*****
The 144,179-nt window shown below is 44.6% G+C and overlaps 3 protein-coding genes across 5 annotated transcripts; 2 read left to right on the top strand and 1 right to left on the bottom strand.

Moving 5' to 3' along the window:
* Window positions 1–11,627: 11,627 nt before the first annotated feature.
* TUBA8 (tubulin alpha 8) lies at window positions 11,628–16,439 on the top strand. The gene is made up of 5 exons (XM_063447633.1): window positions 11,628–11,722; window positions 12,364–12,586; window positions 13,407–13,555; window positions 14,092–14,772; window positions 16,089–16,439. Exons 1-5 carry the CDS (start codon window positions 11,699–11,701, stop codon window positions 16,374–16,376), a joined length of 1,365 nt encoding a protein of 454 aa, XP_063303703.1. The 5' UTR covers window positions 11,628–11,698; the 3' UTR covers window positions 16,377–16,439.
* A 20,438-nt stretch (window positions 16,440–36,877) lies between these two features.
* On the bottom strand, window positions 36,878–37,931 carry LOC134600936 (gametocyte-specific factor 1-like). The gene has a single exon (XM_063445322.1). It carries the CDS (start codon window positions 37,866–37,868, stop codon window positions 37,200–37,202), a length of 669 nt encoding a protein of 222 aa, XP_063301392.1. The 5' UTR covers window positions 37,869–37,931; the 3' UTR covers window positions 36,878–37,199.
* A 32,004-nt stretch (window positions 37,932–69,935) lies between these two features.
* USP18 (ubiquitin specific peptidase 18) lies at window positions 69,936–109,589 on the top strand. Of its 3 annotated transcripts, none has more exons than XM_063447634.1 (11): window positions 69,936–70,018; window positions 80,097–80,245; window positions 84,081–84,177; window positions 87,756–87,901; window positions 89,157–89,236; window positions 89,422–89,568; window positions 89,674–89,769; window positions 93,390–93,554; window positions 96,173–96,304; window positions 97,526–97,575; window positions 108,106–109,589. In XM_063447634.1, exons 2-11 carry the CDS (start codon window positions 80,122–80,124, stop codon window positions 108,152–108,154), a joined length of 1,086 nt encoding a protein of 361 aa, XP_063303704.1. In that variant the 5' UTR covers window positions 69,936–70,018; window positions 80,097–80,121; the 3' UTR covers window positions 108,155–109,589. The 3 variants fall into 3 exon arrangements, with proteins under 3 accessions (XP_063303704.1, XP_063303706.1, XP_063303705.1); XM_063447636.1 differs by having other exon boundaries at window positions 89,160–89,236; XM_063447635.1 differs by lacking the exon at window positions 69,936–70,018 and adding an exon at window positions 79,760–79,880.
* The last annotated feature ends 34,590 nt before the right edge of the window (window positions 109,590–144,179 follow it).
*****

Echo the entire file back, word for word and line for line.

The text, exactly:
The 144,179-nt window shown below is 44.6% G+C and overlaps 3 protein-coding genes across 5 annotated transcripts; 2 read left to right on the top strand and 1 right to left on the bottom strand.

Moving 5' to 3' along the window:
* Window positions 1–11,627: 11,627 nt before the first annotated feature.
* TUBA8 (tubulin alpha 8) lies at window positions 11,628–16,439 on the top strand. The gene is made up of 5 exons (XM_063447633.1): window positions 11,628–11,722; window positions 12,364–12,586; window positions 13,407–13,555; window positions 14,092–14,772; window positions 16,089–16,439. Exons 1-5 carry the CDS (start codon window positions 11,699–11,701, stop codon window positions 16,374–16,376), a joined length of 1,365 nt encoding a protein of 454 aa, XP_063303703.1. The 5' UTR covers window positions 11,628–11,698; the 3' UTR covers window positions 16,377–16,439.
* A 20,438-nt stretch (window positions 16,440–36,877) lies between these two features.
* On the bottom strand, window positions 36,878–37,931 carry LOC134600936 (gametocyte-specific factor 1-like). The gene has a single exon (XM_063445322.1). It carries the CDS (start codon window positions 37,866–37,868, stop codon window positions 37,200–37,202), a length of 669 nt encoding a protein of 222 aa, XP_063301392.1. The 5' UTR covers window positions 37,869–37,931; the 3' UTR covers window positions 36,878–37,199.
* A 32,004-nt stretch (window positions 37,932–69,935) lies between these two features.
* USP18 (ubiquitin specific peptidase 18) lies at window positions 69,936–109,589 on the top strand. Of its 3 annotated transcripts, none has more exons than XM_063447634.1 (11): window positions 69,936–70,018; window positions 80,097–80,245; window positions 84,081–84,177; window positions 87,756–87,901; window positions 89,157–89,236; window positions 89,422–89,568; window positions 89,674–89,769; window positions 93,390–93,554; window positions 96,173–96,304; window positions 97,526–97,575; window positions 108,106–109,589. In XM_063447634.1, exons 2-11 carry the CDS (start codon window positions 80,122–80,124, stop codon window positions 108,152–108,154), a joined length of 1,086 nt encoding a protein of 361 aa, XP_063303704.1. In that variant the 5' UTR covers window positions 69,936–70,018; window positions 80,097–80,121; the 3' UTR covers window positions 108,155–109,589. The 3 variants fall into 3 exon arrangements, with proteins under 3 accessions (XP_063303704.1, XP_063303706.1, XP_063303705.1); XM_063447636.1 differs by having other exon boundaries at window positions 89,160–89,236; XM_063447635.1 differs by lacking the exon at window positions 69,936–70,018 and adding an exon at window positions 79,760–79,880.
* The last annotated feature ends 34,590 nt before the right edge of the window (window positions 109,590–144,179 follow it).